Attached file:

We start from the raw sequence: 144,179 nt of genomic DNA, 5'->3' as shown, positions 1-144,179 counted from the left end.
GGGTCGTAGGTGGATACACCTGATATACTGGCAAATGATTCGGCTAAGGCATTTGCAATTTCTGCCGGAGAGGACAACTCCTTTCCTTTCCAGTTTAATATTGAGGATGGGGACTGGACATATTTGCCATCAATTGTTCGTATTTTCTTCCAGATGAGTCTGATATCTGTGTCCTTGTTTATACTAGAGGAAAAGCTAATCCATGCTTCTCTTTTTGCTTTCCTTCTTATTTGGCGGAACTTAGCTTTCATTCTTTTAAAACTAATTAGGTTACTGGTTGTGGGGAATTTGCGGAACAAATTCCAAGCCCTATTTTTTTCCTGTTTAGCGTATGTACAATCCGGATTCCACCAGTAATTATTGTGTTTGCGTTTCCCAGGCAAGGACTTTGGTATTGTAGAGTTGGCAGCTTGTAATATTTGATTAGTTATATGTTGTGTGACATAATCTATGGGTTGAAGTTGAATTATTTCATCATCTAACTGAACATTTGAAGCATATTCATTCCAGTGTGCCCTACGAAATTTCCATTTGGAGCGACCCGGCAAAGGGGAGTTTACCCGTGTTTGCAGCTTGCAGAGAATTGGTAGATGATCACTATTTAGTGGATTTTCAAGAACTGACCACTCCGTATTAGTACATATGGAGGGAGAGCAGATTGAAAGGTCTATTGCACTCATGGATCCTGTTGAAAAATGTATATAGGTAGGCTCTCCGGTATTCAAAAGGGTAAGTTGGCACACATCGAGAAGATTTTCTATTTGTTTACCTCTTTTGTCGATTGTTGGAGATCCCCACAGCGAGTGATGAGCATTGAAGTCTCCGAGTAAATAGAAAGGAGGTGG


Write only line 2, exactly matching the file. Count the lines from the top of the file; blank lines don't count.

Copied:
GGGTCGTAGGTGGATACACCTGATATACTGGCAAATGATTCGGCTAAGGCATTTGCAATTTCTGCCGGAGAGGACAACTCCTTTCCTTTCCAGTTTAATATTGAGGATGGGGACTGGACATATTTGCCATCAATTGTTCGTATTTTCTTCCAGATGAGTCTGATATCTGTGTCCTTGTTTATACTAGAGGAAAAGCTAATCCATGCTTCTCTTTTTGCTTTCCTTCTTATTTGGCGGAACTTAGCTTTCATTCTTTTAAAACTAATTAGGTTACTGGTTGTGGGGAATTTGCGGAACAAATTCCAAGCCCTATTTTTTTCCTGTTTAGCGTATGTACAATCCGGATTCCACCAGTAATTATTGTGTTTGCGTTTCCCAGGCAAGGACTTTGGTATTGTAGAGTTGGCAGCTTGTAATATTTGATTAGTTATATGTTGTGTGACATAATCTATGGGTTGAAGTTGAATTATTTCATCATCTAACTGAACATTTGAAGCATATTCATTCCAGTGTGCCCTACGAAATTTCCATTTGGAGCGACCCGGCAAAGGGGAGTTTACCCGTGTTTGCAGCTTGCAGAGAATTGGTAGATGATCACTATTTAGTGGATTTTCAAGAACTGACCACTCCGTATTAGTACATATGGAGGGAGAGCAGATTGAAAGGTCTATTGCACTCATGGATCCTGTTGAAAAATGTATATAGGTAGGCTCTCCGGTATTCAAAAGGGTAAGTTGGCACACATCGAGAAGATTTTCTATTTGTTTACCTCTTTTGTCGATTGTTGGAGATCCCCACAGCGAGTGATGAGCATTGAAGTCTCCGAGTAAATAGAAAGGAGGTGG